In a year disrupted by unprecedented technological change and a global pandemic, 50 respected jurors from print, online, radio and broadcast media in the U.S. and Canada managed to test drive dozens of the latest vehicles and pick the Hyundai Elantra, Ford F-150 and the Mustang Mach-E as the North American Car, Truck and Utility of the Year.
These awards are unique and among the most prestigious in the industry because they are chosen by a large panel of jurors coming from diverse media outlets and backgrounds, and the fact that NACTOY is an independent, non-profit organization, with dues-paying journalist members led by elected officers.
I have been a NACTOY juror for two decades, and like my fellow jurors I vote on winners based on segment leadership, innovation, design, safety, handling, driver satisfaction and value for the dollar. I can offer these insights.
Car of the Year
All over the world, consumers are shifting away from traditional cars to various types of crossovers, trucks and utility vehicles because they usually are more practical. Many automakers are giving up on cars altogether to focus on these more popular – and profitable – vehicles.
But the automakers still choosing to compete in the car segment, mostly Asian brands, are doubling down on design, quality and features to offer truly outstanding products.
All three of the NACTOY car finalists are beautifully designed inside and out and have features and build quality that are shockingly good for their affordable prices.
The base prices of the 2021 Hyundai Elantra (pictured above) and Nissan Sentra are about $20,000, putting them well below the average $38,000 for a U.S. family vehicle. I rated the Elantra slightly higher than the Sentra for interior and exterior styling and a more advanced approach to the overall user experience.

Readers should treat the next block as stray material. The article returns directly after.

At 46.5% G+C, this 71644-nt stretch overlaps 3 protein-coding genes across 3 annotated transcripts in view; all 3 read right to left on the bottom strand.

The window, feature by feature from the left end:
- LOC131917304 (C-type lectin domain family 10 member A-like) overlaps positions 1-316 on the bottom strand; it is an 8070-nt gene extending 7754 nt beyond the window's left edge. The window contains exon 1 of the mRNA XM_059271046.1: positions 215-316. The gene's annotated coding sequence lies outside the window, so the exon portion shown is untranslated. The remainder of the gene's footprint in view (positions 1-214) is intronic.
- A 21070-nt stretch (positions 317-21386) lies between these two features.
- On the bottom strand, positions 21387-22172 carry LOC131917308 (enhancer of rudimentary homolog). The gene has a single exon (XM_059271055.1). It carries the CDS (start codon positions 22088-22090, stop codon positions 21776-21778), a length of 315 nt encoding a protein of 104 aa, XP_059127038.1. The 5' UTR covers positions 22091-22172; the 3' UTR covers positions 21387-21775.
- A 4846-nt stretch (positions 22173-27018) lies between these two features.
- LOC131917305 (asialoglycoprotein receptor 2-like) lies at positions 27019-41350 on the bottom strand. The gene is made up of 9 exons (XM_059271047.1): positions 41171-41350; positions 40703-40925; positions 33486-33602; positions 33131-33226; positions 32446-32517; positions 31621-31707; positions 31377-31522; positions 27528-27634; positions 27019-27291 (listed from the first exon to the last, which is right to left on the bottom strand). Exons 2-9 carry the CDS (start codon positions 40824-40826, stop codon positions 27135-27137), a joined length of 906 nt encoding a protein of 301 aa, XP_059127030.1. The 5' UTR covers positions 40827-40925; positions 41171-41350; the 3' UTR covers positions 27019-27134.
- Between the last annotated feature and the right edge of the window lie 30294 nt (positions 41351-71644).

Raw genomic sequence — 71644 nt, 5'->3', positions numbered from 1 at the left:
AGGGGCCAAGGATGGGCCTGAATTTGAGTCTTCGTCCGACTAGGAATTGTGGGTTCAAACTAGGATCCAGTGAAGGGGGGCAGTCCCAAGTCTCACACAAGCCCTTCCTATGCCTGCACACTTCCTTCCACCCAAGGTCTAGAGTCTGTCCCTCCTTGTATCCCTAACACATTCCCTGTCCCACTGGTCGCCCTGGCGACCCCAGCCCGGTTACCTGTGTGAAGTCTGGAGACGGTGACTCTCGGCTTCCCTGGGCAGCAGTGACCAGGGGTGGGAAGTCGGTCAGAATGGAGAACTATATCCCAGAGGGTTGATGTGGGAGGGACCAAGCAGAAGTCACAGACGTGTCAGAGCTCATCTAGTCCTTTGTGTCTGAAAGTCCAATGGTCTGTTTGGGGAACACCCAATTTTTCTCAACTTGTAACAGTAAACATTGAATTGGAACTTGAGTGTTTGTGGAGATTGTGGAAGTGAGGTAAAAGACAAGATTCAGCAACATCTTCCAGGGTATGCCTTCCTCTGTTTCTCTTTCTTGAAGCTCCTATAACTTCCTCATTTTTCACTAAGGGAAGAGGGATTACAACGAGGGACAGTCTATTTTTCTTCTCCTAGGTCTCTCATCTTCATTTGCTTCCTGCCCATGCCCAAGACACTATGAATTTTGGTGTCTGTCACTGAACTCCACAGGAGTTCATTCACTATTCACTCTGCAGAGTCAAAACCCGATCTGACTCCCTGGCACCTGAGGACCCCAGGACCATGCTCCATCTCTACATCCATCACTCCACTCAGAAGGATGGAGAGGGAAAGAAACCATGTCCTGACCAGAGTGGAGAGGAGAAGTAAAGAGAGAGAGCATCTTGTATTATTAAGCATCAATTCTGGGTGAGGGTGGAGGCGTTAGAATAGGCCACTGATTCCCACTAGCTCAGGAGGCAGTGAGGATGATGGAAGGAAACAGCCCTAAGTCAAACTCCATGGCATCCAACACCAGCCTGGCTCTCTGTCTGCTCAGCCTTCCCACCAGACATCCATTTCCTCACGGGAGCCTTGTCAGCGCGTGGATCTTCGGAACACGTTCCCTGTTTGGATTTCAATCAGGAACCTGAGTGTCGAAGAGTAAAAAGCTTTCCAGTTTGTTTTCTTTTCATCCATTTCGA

Truck of the Year
The choice for North American Truck of the Year was easier. The Ford F-150 pickup has been the best-selling vehicle in the U.S. for decades, and the new model offers superbly engineered and designed versions ranging in price from $30,000 to almost $100,000.
All versions have compelling features and capabilities. Advanced driver-assist features can be downloaded with an over-the-air update like Tesla does; the meaty shift lever can fold into the center console, which then can be turned into a workstation or lunch table. The hybrid version has enough juice to run power tools or charge an electric car.
The other truck contenders, the Ram TRX and a new version of the Jeep Gladiator pickup, are unique in their own right and a blast to drive, but they are niche vehicles worthy of finalist status but not the top award.
Utility of the Year
The utility vehicle segment is huge and complex, and the three finalists represented significant sub-segments.
The Land Rover Defender is a traditional SUV with class-leading off-road capabilities that include the ability to wade through waist-deep water. The Genesis GV80 represents the popular and extremely profitable luxury utility segment with gorgeous styling inside and out and a stunning value proposition that is thousands less than the nearest competitor.
However, the Mustang Mach-E (pictured below) signals the future: A reasonably priced electric crossover that is roomy, practical and breathtakingly fast. What’s more, it has styling and branding that makes it instantly appealing to mainstream North America. To me, those qualities made it the top choice.